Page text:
Vaccination & Herd Immunity

Vaccines are designed to protect individuals from dangerous infections, but they also have the added effect of conferring this protection to the wider community if enough people in that community are vaccinated. This effect is referred to as herd immunity, and in this article we look at herd immunity and how it benefits people of all ages.

The basis of herd immunity

Diseases are caused by a large variety of different living things broadly referred to as pathogens, and these include bacteria and viruses. These pathogens thrive by infecting a host body and abusing its resources and functions to allow them to reproduce and flourish. This action causes sickness, and a lot of the symptoms we see when are ill are either a direct consequence of the actions of pathogens or the result of our body’s defences trying to get rid of said pathogens.

One of the ways in which pathogens continue to flourish is by infecting another host and using their body to reproduce and spread even further. The term ‘contagious’ refers to pathogens that are especially good at spreading from person to person, and these are often a major concern and a target for vaccination because they can spread rapidly and affect entire communities.

The basis of herd immunity is that vaccines can limit the spread of pathogens from person to person, thereby protecting a large group of people even if some members of that group aren’t vaccinated. A person who has been vaccinated possesses an immune system (the term used for your body’s defence mechanisms) which is ready to quickly target and remove specific invading pathogens, and doing so prevents their spread.

What is herd immunity?

‘Herd immunity’ refers to the broader effects of vaccination on a community, and is achieved if enough members of a particular population have been vaccinated against a disease. As mentioned above, at this point a pathogen’s ability to spread is dramatically reduced to the point where it is very unlikely to spread from person to person, which in turn means that people who aren’t vaccinated now have some measure of protection against the disease.

How is herd immunity achieved?

Herd immunity is achieved by following immunisation or vaccination programmes. These are schemes devised by health authorities designed to provide enough vaccination to communities to achieve both individual protection against the disease and herd immunity. The latter is accomplished because, as mentioned above, if enough people receive vaccination against a condition, the pathogen responsible won’t be able to spread.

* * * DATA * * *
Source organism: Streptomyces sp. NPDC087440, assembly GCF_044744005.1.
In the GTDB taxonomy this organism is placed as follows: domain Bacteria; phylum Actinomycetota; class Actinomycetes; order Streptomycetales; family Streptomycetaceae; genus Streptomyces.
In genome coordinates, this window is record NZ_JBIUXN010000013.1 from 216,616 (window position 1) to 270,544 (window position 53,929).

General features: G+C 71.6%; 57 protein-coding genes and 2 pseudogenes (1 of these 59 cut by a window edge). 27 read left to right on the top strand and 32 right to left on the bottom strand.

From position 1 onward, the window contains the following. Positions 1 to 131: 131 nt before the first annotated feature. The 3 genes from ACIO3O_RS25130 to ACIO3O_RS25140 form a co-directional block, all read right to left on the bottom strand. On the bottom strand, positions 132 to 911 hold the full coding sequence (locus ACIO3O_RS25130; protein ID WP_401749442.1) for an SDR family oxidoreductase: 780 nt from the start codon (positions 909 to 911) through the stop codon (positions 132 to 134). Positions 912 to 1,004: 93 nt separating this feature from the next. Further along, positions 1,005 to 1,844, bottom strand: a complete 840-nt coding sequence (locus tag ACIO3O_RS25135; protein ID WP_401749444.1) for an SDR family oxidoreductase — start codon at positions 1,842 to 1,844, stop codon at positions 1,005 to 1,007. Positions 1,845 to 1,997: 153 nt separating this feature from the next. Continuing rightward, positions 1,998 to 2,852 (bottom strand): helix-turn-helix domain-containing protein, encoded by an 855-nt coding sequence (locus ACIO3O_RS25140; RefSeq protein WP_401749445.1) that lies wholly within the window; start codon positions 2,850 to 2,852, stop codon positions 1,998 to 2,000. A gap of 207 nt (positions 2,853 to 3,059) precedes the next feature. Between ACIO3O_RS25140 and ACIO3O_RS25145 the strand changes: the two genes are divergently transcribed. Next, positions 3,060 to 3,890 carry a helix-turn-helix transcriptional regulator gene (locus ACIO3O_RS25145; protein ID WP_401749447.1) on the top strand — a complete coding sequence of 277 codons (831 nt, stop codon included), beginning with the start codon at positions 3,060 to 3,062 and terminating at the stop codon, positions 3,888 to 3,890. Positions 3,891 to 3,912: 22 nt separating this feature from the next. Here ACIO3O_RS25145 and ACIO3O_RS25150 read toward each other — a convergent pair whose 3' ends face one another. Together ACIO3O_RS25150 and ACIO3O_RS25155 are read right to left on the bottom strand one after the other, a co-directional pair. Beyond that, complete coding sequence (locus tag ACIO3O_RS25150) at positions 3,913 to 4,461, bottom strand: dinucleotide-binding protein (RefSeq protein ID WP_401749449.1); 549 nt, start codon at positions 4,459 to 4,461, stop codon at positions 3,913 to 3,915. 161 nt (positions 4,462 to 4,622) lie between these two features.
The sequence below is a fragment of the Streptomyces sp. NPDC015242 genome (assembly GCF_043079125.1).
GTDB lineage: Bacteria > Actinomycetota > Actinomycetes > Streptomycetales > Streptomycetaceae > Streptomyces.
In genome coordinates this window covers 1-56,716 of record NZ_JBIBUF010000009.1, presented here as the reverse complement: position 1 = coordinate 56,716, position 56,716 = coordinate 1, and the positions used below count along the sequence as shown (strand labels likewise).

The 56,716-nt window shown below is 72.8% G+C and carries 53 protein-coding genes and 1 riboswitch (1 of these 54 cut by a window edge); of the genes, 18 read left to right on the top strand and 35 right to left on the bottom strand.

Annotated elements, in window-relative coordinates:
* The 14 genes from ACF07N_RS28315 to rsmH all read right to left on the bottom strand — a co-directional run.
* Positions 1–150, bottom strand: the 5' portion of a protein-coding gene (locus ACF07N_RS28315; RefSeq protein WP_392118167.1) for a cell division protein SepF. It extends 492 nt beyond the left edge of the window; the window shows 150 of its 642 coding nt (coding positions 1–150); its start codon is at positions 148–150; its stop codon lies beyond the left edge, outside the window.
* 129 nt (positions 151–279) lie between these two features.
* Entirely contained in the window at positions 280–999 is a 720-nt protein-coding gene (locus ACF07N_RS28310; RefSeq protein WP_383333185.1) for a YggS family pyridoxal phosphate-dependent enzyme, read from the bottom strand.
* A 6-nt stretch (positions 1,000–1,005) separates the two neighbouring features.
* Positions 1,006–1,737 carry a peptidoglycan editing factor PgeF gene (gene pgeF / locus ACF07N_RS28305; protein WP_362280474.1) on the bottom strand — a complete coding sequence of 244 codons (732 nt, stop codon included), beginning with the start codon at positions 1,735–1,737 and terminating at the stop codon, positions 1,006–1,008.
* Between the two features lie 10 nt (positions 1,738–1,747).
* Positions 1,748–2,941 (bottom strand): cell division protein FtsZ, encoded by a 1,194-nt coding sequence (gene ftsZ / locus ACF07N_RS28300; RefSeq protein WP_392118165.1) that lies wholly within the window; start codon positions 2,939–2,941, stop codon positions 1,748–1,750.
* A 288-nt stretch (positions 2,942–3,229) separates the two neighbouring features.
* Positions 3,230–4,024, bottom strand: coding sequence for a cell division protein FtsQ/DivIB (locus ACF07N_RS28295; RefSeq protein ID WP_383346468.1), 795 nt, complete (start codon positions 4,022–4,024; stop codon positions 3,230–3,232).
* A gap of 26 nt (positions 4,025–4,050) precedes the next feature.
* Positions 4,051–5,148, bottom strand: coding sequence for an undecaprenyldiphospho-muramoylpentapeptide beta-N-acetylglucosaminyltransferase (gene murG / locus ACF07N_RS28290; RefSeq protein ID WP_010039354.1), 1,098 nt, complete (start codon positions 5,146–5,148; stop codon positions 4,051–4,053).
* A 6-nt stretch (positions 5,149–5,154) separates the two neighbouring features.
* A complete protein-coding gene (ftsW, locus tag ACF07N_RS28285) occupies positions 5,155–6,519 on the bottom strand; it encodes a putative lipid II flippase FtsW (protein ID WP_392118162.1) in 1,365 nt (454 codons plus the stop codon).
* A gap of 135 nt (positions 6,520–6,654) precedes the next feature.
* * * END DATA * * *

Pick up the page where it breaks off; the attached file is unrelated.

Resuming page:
What are the benefits of herd immunity?

Herd immunity dramatically reduces the spread of serious conditions that would otherwise be highly contagious. Examples include diphtheria, measles, and mumps amongst many others. The effects of vaccination programmes and herd immunity have achieved this to such a degree that some diseases have been completely eradicated from the world, and the best example of this is smallpox. Prior to the introduction of vaccination programmes smallpox was a major global problem, however, thanks to vaccination programmes and the effects of herd immunity, that is no longer the case.

Herd immunity can also offer protection to people who are, for medical or religious reasons, unable or unwilling to receive vaccination. People suffering from illnesses that compromise their natural defences are unable to safely receive vaccinations, and the reduced transmission and incidence of disease caused by herd immunity can spare them from severe sickness. Some groups object to vaccination on ethical or religious grounds, and these people also benefit from herd immunity.

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